NASHVILLE, Tenn. (AP) — Pop culture consumes authors, musicians and actors and quickly moves on. Only a few have staying power, and Stephen King is one of those rare figures.
With the release this week of "Doctor Sleep," his much anticipated sequel to "The Shining," the 66-year-old King continues to release and inspire new projects more than four decades after he first started to scare the bejeezus out of everybody. A stage musical he wrote with John Mellencamp is about to begin touring the country, "Under the Dome" was a surprise television hit of the summer and a film project based on his novella "A Good Marriage" is in the works as well.
"I always knew that if I hung around that I'd get hot again," King says with a laugh. "Sooner or later everything that goes around comes around. I just thought of guys like Billy Joel. I thought if Billy Joel can come back, I can come back."
With "Doctor Sleep," King revisits a grown-up Danny Torrance and the extra creepy best-selling novel that became a milestone film for Stanley Kubrick and Jack Nicholson. In this update, Dan is a recovering alcoholic and a mentor to a 12-year-old whose shining is stronger than his own.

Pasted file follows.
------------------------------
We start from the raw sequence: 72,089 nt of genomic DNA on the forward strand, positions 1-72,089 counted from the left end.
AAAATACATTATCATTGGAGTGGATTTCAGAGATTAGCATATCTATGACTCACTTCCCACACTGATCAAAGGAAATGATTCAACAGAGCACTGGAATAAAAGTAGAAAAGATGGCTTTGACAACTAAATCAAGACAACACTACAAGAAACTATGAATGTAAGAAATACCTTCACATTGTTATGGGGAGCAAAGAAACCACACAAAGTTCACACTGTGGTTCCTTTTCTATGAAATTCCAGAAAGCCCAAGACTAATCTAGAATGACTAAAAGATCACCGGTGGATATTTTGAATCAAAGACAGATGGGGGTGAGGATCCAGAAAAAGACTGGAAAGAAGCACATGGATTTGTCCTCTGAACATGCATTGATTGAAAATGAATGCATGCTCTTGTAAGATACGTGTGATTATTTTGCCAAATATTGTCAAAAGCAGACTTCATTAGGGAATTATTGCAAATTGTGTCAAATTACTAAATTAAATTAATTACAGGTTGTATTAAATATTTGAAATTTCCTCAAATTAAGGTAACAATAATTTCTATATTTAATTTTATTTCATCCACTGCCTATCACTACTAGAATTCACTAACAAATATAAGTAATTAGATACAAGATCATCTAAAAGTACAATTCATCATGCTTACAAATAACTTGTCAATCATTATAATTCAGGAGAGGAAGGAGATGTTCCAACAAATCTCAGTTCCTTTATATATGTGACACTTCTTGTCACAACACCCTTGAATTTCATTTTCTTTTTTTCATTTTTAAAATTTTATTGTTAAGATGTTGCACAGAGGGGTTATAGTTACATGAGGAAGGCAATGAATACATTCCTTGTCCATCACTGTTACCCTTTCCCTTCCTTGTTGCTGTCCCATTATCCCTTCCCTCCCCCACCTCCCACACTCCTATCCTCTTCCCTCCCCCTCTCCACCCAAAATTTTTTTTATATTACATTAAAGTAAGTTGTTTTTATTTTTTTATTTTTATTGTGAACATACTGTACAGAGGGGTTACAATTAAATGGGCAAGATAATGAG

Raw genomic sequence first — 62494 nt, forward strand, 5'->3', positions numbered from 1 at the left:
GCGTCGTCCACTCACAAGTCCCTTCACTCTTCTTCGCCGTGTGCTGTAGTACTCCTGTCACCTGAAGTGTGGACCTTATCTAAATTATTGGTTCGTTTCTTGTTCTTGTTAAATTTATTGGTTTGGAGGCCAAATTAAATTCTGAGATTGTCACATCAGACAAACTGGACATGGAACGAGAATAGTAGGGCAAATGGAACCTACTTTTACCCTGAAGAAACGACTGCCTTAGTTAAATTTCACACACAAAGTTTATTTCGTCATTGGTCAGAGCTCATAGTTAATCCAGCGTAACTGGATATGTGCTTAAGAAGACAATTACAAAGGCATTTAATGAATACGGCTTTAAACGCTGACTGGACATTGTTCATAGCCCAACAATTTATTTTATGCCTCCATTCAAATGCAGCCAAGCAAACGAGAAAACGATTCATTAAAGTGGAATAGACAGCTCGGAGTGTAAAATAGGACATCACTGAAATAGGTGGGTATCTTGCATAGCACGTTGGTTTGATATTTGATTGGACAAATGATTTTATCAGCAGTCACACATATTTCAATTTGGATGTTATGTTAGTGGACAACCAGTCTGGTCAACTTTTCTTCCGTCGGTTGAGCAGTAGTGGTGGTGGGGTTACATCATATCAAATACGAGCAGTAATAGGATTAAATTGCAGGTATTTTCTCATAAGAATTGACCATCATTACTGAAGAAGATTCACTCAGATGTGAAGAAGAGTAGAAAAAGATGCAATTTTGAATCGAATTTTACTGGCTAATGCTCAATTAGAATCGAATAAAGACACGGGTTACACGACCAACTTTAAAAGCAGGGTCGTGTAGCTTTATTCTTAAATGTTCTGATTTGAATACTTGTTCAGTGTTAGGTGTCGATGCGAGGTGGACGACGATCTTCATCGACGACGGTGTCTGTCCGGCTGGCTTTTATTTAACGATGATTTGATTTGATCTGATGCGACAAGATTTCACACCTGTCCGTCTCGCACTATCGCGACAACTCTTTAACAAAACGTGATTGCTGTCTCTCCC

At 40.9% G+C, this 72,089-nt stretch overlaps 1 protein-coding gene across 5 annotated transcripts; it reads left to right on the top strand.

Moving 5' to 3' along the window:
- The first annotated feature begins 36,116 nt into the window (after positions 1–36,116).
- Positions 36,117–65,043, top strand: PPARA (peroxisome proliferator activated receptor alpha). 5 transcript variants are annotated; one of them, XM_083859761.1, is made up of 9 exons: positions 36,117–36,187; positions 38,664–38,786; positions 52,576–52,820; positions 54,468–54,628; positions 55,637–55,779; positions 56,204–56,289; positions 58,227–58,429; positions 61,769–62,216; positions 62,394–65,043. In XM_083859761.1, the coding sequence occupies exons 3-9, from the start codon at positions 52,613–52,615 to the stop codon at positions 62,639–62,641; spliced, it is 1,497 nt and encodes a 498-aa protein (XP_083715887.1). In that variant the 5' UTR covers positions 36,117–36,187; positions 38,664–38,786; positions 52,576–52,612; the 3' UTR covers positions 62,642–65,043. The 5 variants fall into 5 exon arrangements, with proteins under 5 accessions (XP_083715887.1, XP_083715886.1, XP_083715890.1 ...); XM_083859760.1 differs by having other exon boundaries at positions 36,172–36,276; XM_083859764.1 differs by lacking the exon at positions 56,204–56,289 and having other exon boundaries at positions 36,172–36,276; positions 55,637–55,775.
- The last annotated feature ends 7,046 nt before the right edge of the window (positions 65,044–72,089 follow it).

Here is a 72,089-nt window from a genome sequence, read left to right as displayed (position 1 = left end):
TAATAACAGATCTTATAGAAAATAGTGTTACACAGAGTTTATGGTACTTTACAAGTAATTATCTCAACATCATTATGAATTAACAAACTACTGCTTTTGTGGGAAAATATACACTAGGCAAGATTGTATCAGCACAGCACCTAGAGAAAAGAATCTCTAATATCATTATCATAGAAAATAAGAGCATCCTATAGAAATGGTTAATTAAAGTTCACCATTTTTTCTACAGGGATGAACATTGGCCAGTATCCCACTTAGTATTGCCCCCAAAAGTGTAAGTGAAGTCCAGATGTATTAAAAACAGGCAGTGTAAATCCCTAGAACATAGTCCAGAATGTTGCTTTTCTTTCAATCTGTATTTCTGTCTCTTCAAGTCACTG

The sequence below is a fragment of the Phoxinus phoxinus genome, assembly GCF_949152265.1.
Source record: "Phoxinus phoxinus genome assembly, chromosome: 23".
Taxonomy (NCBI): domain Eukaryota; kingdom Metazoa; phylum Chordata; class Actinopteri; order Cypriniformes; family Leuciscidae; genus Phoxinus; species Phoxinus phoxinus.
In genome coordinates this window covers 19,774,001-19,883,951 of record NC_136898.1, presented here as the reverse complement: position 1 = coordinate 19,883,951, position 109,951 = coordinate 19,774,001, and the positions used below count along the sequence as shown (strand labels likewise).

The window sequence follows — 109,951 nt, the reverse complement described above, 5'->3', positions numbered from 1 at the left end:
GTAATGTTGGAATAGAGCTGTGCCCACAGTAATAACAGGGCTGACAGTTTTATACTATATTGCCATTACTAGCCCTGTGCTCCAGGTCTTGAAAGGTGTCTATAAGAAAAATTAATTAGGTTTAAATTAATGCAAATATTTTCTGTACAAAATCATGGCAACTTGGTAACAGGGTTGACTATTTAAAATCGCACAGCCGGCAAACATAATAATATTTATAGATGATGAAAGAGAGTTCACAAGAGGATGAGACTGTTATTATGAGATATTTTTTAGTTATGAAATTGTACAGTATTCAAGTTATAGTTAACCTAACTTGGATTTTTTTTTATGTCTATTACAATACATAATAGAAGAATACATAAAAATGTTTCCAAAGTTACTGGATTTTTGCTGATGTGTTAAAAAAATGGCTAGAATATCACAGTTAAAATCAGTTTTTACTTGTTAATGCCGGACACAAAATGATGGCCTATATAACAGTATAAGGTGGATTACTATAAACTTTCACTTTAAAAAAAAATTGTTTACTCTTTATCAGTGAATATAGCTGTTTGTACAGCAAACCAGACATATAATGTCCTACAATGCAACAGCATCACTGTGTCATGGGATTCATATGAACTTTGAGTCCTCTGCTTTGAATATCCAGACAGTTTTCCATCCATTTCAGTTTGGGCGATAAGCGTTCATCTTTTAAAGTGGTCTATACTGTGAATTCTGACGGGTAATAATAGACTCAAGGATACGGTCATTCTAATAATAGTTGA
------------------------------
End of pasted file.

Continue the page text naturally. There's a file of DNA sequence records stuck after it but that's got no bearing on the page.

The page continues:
King spoke with The Associated Press earlier this summer about how he approached the tricky task of writing "Doctor Sleep" and the home life that has produced two more literary voices:
AP: Writing a sequel to a beloved book so many years later had to be tricky. How did you approach it?
King: When I went into it I thought to myself, if I do this I can probably never satisfy the expectations of the audience because so many people who read "The Shining," I got them while they were young and malleable, they were young adults, teenagers. I meet people all the time who say, "That book scared the s--- out of me," and I'll say, "How old were you when you read the book or saw the movie?" and they'll say 16. And if you were 16 then, you're probably 50 now and a little bit case hardened when it comes to scary things. I was curious. I wanted to see what happens to Danny Torrance, so I took my shot.
AP: What do you think of the book now that you're done with it?
King: I like it. I think it's pretty good. I kind of approached it with the idea of it's a movie sequel where the story's supposed to be different but it's supposed to have the elements of the original that were successful, and I thought that's a real challenge. Let me see if I can do something that's really good, that has some of the elements that scared people in "The Shining" and create a story that's entirely on its own and that people could pick up and read even if they never read "The Shining" in their life. It was fun to take the shot.
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